fur trade.] lfew Britain is the region of the fur trade. On all the principal lakes, and at the mouths and forks of nearly all the considerable rivers, there are trading houses, established by the English. Here the Indians bring the furs of the animals which they kill in hunting, and sell them for blankets, guns, powder, beads, &c.
The fur trade is carried on by two companies of merchants; the Hudson's Bay Company, and the JVorthwett Company. The trade of the former is confined to the neighborhood of Hudson's Bay ; that of-the latter extends from Lake Winnipeg to the Rocky .mountains and the Frozen Ocean.
The northwest company was formed in 1783, and is composed principally of Montreal merchants. They employ in the concern 60 clerks, 71 interpreters and clerks, 1120 canoe-men, 35 guides, and about 140 canoes. Each canoe will carry about 3,400 lbs. weight, and is navigated by 8 or 10 men. These canoes compose two fleets, each of which starts every other year from Montreal, leaded with coarse linen and woollen cloths, bbnkets. arms, ammunition, tobacco, hats, shoes, stockings, &c. obtained from England; and spirituous liquors and provisions purchased in Canada. These goods are carried to the Indian country and exchanged for furs.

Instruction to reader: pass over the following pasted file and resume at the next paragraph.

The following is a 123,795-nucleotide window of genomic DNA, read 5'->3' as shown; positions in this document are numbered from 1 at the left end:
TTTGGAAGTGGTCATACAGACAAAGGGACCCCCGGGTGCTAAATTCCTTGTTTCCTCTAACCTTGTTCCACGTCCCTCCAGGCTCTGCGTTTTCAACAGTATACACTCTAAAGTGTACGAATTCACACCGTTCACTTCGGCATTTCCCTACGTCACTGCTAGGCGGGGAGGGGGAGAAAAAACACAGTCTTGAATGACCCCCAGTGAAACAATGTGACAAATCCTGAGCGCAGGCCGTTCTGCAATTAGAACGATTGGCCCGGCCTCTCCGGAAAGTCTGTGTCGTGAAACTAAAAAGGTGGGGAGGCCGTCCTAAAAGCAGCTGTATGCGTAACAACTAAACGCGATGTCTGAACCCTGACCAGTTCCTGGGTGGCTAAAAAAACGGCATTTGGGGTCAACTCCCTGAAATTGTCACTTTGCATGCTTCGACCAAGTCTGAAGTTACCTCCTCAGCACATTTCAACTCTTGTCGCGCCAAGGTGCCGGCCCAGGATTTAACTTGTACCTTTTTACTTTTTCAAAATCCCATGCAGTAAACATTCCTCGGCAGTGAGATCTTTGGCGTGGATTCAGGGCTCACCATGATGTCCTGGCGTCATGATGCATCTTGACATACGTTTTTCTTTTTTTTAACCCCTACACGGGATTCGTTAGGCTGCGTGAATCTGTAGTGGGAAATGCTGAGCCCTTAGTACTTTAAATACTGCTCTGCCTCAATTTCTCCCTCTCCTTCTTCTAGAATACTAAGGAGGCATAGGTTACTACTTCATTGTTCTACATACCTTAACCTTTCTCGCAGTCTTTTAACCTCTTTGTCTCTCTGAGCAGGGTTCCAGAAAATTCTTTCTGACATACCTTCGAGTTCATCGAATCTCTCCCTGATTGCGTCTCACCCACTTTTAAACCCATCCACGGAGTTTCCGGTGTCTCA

Mode of travelling.] The only mode of travelling, in this desolate country, is in birch bark canoes. With these the inhabitants pass up and down the rivers and lakes, and when they meet with a rapid, or wish to pass from one river to another, they get out of the canoe and carry it on their shoulders. la this way, the men engaged in the fur trade travel thousands of miles, and carry all their goods.
Settlement}.] The Moravian missionaries have 3 small settlements among the Esquimaux Indians, on the coast of Lahra.'or, viz. Okkak A'kih, and Hopedale. These, and the forts and houses established by those engaged in the fur trade, are the only settlements of white men. The principal forts are Fort Chepewvan on Athapescow Lake, Churchill,, at the mouth of Churchill river, and York at the mouth of Nelson's river.
Inhabitants.] The Esquimaux Indians inhabit the coast of Labrador, and the shores of the Frozen Ocean. Tbey are of the same race with the Greenlanders. Like them they live principally on seals and whales, and confine themselves to (he sea coast. The interior is inhabited by various tribes of Knisteneaux and Cbepewyan Indians. Their number is unknown.
Situation and Extent.] The United States is the great middle division of North America. It is bounded N. by New Britain and the Canadas: E. by New Brunswick and the Atlantic ocean; S. by the gulf of Mexico; S. W. by the Spanish dominions, and VV by the Pacific ocean.